An extravagantly good alternate-universe Horatio Alger story for the teeming billions, affirming all that's right--and wrong--with economic globalization. "The whites of your eyes are yellow," writes Hamid (The Reluctant Fundamentalist, 2007, etc.), "a consequence of spiking bilirubin levels in your blood. The virus affecting you is called hepatitis E. Its typical mode of transmission is fecal-oral. Yum." The "you" in question is the unnamed protagonist, addressed throughout, unusually, in the second person through the fictive frame of a self-help book that is fairly drenched in irony. But, like Hamid's debut novel, Moth Smoke (2000), there's more than a little of the picaresque in this bildungsroman. As our anonymous hero comes of age and goes well beyond majority, he confronts the challenges not only of chasing out the hep E virus, but also of finding love, work and satisfaction in life--the stuff of everyday life everywhere. The younger subject's family lives in an overcrowded, urban slum in some unnamed South Asian nation--perhaps, to judge by a few internal clues, the author's native Pakistan, though he is careful not to specify--where his father's small salary as a cook ("he is not a man obsessed with the freshness or quality of his ingredients") is at least enough to fend off the starvation so many of their neighbors endure. The family, like many of the people our hero will meet, is displaced from the countryside, having followed an early lesson of the vade mecum: "Moving to the city is the first step to getting filthy rich in rising Asia." Indeed, he attains material success, but he's always just out of reach of the true love of his life--and if anything else, this exceptionally well-written novel is not about the Hobbesian grasping and clawing of first impression, but about the enduring power of family, love and dreams. Another great success for Hamid and another illustration of how richly the colonial margins are feeding the core of literature in English.]] Copyright Kirkus Reviews, used with permission.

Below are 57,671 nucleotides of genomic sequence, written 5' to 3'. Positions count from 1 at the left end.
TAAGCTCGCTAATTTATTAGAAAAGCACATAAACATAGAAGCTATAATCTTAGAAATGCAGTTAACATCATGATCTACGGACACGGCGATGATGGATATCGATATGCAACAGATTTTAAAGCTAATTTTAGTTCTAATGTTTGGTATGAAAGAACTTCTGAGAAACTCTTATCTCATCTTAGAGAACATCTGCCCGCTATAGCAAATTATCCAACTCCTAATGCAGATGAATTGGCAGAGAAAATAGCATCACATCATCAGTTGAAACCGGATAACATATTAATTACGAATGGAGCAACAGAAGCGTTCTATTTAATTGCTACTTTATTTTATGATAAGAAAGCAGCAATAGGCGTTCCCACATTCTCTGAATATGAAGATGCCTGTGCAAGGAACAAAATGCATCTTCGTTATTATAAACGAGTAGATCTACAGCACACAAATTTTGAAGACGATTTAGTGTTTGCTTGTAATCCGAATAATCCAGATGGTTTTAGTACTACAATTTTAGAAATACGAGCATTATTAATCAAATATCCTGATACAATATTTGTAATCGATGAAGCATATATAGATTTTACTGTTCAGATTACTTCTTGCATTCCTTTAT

Excerpts